Lebanese military intelligence, under the authority of the Ministry of Defense, is weakened by diminished resources and persistent institutional antagonism with the Ministry of the Interior’s information branch. Due to its need for better intelligence gathering and operational reconnaissance, the Lebanese military is in many circumstances forced to rely upon local informants for reconnaissance and intelligence gathering, including members of local militias or antagonistic political parties. This type of local engagement opens the Lebanese military up to criticism for being a biased actor in Lebanon’s political and sectarian feuds. 
The fighting in Sidon, linked closely to the escalating impact of the Syrian conflict on certain segments of Lebanon’s population, appears to have increased the urgency of support to the Lebanese military provided by anti-Assad Western countries. Moved to renew their pledge of support for the Lebanese armed forces, the governments of the United States, the UK and France are seeking to increase the capacity of the Lebanese military to police its borders and fight internal antagonists through continued support for training programs and accelerated sales of military hardware (al-Nahar [Beirut], June 28; Daily Star [Beirut], July 17; July 18).
Of these nations, the United States has paid special attention to building the capacity of the Lebanese military, particularly in providing training for urban combat and special operations, including counter-terrorism.  The U.S. Army and Marine Corps trainers have worked with Lebanese soldiers to improve their marksmanship skills and urban combat techniques in U.S.-based training courses.  Improving urban warfare skills at the company and regiment level and the establishment of advanced command-and-control technology to direct large-scale operations, are pressing needs for the Lebanese military. 
Lebanon’s military is limited in its effectiveness by the conflicts and disagreements between the country’s political blocs and this state of affairs is unlikely to be reversed without the formation of a new Cabinet and the development of a cohesive national strategy on how to respond to the Syrian conflict, including the growing presence of Syrian refugees in Lebanon. At the present time, the Lebanese military is an organization that has the capacity to act in limited operations within the country but will need increased funding from the Lebanese government and foreign sources, more robust training partnerships with foreign militaries and a stronger political mandate to operate forcefully within the country when evidence is provided that such action is necessary.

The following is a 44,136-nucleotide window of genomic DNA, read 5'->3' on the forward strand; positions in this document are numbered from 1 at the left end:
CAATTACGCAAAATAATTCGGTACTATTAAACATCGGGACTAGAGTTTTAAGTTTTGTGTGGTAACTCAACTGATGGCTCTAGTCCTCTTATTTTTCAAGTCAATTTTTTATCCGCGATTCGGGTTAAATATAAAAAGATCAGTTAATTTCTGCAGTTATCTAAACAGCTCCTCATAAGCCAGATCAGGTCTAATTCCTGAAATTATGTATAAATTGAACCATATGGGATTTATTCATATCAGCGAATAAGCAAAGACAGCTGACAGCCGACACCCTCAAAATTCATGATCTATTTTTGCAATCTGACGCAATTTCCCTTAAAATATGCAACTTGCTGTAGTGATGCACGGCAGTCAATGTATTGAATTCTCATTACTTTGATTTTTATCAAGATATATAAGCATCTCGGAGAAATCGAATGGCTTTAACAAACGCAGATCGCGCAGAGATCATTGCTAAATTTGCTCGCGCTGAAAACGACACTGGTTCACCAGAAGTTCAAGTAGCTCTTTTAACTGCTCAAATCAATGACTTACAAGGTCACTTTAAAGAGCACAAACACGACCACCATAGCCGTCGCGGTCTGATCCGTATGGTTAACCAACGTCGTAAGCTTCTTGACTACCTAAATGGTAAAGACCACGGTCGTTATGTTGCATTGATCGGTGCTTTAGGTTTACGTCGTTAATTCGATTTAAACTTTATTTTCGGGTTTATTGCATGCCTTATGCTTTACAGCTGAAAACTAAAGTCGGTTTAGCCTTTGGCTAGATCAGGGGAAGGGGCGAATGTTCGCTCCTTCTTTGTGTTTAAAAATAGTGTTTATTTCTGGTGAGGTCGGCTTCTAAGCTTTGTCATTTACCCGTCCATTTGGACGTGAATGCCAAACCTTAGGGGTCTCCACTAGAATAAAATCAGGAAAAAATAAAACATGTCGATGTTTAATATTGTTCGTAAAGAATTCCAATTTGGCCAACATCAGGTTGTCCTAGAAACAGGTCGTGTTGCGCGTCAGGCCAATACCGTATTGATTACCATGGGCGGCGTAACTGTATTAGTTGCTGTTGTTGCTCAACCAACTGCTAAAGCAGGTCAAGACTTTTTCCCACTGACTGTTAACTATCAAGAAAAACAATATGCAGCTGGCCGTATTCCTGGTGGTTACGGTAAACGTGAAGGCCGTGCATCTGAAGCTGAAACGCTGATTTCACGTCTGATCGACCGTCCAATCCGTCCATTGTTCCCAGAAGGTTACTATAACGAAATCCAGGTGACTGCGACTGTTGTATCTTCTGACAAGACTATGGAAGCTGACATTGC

Nicholas A. Heras is an independent analyst and consultant on Middle East issues and a former David L. Boren Fellow.
1. “Ahmad al-Assir Calls Everyone to the Roads to Jihad against the Lebanese Army and to Schism with It,” June 23, 2013, http://www.youtube.com/watch?v=Aq2NClmKIuc.
2. Information in this paragraph is based on interviews conducted by the author with a Lebanese army source with extensive operational experience throughout Lebanon who requested anonymity due to being on active duty. Interviews conducted on June 30 and July 10, 2013.
3. Michael Foote, “Operationalizing Strategic Policy in Lebanon,” Special Warfare 25(2), April-June, 2012, pp. 31-36.
4. Michael Stevens, “FAST Marines Train with Lebanese Armed Forces,” United States Central Command, April 30, 2010, http://www.centcom.mil/news/fast-marines-train-with-lebanese-armed-forces; “Guard Scouts Teach Tactics to Lebanese Counterparts.” Georgia National Guard. June 30, 2011, http://gadod.net/index.php/news/ga-dod/archives/445-guard-scouts-teach-tactics-to-lebanese-counterparts; Teresa Coble, “U.S. Army Special Forces Soldiers Graduate Qualification Training,” March 13, 2012, http://www.army.mil/article/75618/.
5. Information based on interviews conducted by the author with a Lebanese army source with extensive operational experience throughout Lebanon who requested anonymity due to being on active duty. Interviews conducted on June 30 and July 10, 2013.